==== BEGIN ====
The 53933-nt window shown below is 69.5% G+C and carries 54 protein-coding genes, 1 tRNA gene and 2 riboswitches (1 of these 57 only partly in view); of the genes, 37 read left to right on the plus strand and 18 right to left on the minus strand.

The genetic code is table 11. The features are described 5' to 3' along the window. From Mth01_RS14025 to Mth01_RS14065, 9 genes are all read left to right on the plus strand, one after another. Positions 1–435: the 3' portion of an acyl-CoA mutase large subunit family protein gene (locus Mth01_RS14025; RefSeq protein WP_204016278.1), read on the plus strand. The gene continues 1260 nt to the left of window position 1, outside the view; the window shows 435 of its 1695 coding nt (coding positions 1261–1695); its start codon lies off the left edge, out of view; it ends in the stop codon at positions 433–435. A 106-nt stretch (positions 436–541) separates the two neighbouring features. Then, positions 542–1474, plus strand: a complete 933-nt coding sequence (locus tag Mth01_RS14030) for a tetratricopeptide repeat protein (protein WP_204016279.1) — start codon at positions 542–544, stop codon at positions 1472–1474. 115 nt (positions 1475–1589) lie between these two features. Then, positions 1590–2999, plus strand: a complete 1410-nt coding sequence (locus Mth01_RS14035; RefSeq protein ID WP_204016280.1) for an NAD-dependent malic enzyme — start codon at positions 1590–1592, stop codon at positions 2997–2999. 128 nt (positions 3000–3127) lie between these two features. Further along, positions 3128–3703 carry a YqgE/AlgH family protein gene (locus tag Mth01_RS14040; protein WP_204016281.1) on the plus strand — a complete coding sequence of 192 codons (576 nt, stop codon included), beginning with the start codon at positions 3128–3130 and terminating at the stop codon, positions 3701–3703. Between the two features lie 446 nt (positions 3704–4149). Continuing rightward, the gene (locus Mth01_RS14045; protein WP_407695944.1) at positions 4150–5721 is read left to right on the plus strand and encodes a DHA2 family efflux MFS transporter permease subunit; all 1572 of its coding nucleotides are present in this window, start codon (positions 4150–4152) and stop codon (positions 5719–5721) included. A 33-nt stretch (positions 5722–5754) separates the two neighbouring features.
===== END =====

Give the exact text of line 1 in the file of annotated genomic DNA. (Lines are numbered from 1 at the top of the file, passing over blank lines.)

The 53933-nt window shown below is 69.5% G+C and carries 54 protein-coding genes, 1 tRNA gene and 2 riboswitches (1 of these 57 only partly in view); of the genes, 37 read left to right on the plus strand and 18 right to left on the minus strand.